- JADE REGIMEN: An induction, randomized withdrawal, double-blind, placebo-controlled study designed to evaluate the efficacy and safety of two doses (100 mg and 200 mg once daily) of Cibinqo in patients 12 years of age and older with moderate-to-severe AD. Following response to 12-week, open label, induction treatment with abrocitinib 200 mg, 798 patients (64.7% of those enrolled in the study) were randomized into one of three arms: 100 mg, 200 mg, or placebo. The primary endpoint following response in the 12-week induction phase was the loss of response requiring rescue treatment, a protocol-defined “flare,” among groups during the blinded treatment period up to 40 weeks. During the blinded treatment period, subjects meeting the protocol definition of flare entered an open-label rescue period during which they receive a 12-week course of abrocitinib 200 mg once daily with topical therapy per local standard of care. The key secondary endpoint was the loss of IGA response.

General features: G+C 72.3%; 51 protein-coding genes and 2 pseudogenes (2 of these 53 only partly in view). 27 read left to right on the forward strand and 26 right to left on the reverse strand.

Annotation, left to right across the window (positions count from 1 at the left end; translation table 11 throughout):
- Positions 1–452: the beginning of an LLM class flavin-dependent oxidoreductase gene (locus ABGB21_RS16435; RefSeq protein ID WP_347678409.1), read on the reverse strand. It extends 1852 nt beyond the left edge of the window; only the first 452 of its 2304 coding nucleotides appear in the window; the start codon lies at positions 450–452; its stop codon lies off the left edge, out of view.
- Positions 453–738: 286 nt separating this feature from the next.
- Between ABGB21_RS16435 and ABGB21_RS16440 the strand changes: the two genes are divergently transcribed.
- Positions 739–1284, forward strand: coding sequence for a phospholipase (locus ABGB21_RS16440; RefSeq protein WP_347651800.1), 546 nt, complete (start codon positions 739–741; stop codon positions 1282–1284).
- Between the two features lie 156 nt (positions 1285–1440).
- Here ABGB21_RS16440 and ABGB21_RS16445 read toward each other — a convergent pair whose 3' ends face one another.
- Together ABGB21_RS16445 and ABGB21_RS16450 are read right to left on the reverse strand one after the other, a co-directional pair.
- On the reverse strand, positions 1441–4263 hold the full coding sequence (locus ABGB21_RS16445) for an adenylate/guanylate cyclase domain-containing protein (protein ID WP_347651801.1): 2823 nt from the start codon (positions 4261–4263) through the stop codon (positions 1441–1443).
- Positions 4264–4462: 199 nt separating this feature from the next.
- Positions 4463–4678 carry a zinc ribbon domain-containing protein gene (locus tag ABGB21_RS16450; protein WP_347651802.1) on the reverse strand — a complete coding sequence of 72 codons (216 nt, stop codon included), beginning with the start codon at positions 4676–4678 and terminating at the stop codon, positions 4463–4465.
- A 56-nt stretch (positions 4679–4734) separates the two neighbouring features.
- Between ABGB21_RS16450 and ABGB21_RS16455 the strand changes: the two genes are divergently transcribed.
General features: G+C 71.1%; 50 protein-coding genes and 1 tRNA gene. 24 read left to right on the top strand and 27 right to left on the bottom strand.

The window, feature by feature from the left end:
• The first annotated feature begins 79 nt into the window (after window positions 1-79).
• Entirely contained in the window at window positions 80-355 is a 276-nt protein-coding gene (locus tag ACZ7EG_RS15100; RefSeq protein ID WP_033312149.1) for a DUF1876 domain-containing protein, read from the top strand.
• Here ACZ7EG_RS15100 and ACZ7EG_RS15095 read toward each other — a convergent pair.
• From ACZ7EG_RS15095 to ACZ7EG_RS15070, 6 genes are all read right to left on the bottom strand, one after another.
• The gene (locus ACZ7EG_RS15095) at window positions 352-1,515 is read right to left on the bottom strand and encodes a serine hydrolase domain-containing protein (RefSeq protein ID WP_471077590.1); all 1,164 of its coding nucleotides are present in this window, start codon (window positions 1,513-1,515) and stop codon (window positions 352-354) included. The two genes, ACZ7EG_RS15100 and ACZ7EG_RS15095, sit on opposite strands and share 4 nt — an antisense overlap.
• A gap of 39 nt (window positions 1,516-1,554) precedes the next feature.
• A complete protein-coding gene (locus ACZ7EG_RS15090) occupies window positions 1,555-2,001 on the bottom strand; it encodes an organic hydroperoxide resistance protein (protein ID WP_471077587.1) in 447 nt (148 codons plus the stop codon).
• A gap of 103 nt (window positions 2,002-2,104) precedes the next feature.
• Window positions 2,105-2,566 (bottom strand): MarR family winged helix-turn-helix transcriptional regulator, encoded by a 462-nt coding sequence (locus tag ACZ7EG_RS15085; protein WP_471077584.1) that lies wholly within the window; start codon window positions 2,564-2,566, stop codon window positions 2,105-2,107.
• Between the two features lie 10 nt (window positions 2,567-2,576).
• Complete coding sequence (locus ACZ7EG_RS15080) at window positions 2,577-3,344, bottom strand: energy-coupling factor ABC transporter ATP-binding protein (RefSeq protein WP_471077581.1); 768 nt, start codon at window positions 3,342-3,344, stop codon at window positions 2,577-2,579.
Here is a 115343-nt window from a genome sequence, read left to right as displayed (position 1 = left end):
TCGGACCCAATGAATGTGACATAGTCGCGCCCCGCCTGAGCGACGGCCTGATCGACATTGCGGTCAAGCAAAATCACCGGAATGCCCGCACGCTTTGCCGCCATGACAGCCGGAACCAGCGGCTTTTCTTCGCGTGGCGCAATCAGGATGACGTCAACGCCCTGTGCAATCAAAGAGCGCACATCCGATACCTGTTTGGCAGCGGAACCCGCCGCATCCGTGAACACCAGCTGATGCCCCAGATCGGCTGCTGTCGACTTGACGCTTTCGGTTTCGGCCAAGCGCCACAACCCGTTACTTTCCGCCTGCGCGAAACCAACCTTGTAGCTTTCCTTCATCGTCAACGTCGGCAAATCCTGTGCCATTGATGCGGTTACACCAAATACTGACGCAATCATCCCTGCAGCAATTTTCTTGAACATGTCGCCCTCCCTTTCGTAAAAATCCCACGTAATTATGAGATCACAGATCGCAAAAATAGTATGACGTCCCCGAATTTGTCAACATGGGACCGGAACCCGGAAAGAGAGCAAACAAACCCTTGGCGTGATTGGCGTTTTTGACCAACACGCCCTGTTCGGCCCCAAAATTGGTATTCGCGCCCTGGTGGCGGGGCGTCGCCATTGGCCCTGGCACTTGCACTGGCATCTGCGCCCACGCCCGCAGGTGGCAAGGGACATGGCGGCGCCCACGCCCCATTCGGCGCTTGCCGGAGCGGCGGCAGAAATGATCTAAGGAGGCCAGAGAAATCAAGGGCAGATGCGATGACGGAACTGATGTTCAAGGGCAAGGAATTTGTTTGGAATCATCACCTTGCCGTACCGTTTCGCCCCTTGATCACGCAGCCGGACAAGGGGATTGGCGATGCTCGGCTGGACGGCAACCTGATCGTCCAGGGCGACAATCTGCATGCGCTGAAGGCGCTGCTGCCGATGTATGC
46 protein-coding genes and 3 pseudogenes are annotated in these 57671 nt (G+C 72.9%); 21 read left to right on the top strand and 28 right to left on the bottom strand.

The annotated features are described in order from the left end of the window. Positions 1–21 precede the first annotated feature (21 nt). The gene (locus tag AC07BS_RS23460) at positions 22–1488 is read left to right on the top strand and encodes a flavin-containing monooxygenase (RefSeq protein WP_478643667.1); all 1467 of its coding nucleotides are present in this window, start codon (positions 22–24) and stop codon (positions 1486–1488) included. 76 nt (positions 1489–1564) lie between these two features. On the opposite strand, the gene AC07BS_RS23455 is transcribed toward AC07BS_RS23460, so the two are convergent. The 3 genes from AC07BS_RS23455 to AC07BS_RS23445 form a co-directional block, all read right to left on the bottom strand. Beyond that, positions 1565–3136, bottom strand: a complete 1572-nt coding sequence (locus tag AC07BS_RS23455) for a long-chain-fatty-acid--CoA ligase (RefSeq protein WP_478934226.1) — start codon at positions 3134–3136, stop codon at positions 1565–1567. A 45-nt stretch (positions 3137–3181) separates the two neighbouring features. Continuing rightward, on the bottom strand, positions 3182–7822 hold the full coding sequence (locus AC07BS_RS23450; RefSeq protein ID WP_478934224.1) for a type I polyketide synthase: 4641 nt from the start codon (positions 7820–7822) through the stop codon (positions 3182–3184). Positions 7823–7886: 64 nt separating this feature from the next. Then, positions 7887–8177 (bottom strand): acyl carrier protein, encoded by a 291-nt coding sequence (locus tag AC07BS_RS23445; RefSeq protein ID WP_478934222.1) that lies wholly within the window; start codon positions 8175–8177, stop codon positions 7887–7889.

- JADE EXTEND: An ongoing, large, open-label, study designed to assess the long-term safety and efficacy of Cibinqo in a 92-week initial treatment period, followed by a variable length secondary treatment period during which subjects will receive treatment with open-label abrocitinib.
Select findings for Cibinqo 100 mg, 200 mg, and placebo follow. P-value differences versus placebo across endpoints in JADE MONO-1, JADE MONO-2, and JADE COMPARE were *p<0.01 or **p<0.001. Treatment effects in subgroups, such as age or weight, were consistent with the results in the overall study populations.
- IGA Response Rate (Week 12): 23.7%*, 43.8%**, and 7.9%, respectively